The problem facing the humanities, in my view, isn’t just about the humanities. It’s about the liberal arts generally, including math, science, and economics. These form three-fourths of the so-called STEM (science, technology, economics, math) subjects, but if the goal of an education is simply economic advancement and technological power, those disciplines, just like the humanities, will be—and to some degree already are—subordinated to future employment and technological progress. Why shouldn’t educational institutions predominately offer classes like Business Calculus and Algebra for Nurses? Why should anyone but hobbyists and the occasional specialist take courses in astronomy, human evolution, or economic history? So, what good, if any, is the study of the liberal arts, particularly subjects like philosophy? Why, in short, should plumbers study Plato?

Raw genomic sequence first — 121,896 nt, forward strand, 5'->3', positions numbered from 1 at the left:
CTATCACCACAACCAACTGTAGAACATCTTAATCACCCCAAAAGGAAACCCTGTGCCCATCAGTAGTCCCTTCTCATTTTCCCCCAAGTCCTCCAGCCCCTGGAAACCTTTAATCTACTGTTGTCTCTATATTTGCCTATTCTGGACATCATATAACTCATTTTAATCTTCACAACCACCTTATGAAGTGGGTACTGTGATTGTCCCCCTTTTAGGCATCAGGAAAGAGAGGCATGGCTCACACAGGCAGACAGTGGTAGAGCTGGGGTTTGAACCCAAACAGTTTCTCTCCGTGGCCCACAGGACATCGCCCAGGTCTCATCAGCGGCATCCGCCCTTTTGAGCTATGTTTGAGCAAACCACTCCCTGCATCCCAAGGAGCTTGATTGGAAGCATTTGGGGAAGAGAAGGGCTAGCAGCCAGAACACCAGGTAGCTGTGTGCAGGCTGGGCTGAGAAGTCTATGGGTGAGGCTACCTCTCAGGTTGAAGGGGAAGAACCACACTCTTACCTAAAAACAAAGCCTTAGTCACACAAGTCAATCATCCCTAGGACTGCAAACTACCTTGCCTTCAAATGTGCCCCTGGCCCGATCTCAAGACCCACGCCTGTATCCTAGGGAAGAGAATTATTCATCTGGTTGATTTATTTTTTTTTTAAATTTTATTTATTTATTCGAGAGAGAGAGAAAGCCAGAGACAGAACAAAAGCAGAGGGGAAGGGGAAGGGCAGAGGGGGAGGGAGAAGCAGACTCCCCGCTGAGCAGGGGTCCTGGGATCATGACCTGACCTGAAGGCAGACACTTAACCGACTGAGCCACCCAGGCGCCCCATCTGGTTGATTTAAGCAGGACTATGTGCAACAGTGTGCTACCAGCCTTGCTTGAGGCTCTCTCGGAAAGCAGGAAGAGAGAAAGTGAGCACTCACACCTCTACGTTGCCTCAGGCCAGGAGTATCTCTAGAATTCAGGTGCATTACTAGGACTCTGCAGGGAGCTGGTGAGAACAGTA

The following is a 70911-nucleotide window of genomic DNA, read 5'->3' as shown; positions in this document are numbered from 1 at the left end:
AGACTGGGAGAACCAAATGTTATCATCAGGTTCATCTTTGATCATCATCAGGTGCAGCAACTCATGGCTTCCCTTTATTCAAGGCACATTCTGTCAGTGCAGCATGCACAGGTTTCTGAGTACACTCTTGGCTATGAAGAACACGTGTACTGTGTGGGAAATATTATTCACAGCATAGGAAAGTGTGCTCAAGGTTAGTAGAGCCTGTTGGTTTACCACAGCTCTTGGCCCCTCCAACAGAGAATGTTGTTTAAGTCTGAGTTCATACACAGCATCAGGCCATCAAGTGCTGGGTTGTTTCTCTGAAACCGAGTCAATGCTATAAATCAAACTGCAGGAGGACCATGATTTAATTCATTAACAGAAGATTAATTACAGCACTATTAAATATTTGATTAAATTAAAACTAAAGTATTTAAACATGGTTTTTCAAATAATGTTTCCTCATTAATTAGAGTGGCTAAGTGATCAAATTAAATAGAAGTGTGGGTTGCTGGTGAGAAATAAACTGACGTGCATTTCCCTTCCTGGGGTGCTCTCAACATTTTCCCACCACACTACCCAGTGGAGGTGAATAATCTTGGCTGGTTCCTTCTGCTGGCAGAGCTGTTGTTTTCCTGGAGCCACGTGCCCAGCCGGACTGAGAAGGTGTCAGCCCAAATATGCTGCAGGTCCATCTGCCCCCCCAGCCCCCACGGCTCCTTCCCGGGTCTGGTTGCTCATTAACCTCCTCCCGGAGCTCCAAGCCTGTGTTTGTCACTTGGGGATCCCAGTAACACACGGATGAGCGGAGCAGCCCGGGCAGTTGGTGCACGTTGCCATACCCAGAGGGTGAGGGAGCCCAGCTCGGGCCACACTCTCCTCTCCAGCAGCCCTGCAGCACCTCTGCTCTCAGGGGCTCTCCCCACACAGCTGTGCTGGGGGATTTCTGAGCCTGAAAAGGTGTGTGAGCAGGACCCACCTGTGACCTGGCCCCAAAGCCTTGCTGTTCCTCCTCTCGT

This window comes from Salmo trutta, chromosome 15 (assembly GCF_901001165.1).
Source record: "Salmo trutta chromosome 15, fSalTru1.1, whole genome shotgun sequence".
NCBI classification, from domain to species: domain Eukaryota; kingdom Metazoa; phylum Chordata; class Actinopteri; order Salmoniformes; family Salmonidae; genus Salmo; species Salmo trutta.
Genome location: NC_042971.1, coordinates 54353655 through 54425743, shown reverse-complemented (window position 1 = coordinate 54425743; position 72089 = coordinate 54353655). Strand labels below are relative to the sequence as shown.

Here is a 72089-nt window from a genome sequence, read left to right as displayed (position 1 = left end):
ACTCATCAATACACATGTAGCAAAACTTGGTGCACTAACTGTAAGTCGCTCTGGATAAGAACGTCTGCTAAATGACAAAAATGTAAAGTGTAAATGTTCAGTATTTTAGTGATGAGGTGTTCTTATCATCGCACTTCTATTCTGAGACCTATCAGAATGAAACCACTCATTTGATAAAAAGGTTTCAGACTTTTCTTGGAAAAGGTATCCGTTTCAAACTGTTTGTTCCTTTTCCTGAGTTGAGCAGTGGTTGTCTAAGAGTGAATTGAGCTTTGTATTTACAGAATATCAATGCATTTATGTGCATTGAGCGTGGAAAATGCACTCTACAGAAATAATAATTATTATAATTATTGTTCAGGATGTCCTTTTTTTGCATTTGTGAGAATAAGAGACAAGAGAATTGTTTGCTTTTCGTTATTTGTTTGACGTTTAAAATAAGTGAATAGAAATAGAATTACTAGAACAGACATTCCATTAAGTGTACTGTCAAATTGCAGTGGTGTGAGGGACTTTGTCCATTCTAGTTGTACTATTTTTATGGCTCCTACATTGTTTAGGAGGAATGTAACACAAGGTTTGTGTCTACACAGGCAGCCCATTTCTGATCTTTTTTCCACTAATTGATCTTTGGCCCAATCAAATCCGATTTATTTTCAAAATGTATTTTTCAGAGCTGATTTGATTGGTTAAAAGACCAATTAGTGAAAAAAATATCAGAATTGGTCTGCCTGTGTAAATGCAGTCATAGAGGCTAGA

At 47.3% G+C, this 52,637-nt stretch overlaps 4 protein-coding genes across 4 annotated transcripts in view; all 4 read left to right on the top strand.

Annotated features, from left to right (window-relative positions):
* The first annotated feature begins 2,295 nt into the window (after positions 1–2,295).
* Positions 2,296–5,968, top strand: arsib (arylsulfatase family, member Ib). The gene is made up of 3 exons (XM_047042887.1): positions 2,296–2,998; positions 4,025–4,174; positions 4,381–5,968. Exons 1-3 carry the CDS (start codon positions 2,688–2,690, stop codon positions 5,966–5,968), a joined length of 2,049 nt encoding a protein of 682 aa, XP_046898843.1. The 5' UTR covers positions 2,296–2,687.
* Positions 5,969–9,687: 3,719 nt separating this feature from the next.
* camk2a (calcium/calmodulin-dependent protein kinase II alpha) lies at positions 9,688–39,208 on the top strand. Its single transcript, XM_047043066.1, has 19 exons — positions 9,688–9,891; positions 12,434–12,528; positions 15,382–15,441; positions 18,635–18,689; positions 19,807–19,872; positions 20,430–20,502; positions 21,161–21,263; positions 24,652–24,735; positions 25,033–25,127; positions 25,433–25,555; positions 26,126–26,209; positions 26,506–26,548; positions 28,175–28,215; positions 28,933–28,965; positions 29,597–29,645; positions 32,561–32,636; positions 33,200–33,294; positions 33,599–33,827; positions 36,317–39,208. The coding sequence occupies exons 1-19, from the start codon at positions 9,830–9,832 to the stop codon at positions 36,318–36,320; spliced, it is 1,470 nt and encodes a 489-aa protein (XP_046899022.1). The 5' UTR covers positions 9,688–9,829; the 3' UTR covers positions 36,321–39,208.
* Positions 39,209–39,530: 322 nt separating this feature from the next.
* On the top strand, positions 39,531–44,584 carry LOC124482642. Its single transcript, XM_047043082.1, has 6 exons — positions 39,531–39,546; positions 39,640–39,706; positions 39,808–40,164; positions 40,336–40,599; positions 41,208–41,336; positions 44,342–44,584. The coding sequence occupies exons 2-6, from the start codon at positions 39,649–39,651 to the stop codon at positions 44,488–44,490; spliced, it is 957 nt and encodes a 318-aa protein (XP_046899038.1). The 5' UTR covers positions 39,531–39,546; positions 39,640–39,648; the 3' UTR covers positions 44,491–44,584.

I tell people all the time that there are just too many people in college who don’t belong there. But that’s because of the cost. Everyone deserves the opportunity to learn how to think. Not everyone needs it, or wants it, but you shouldn’t have to mortgage your future to try.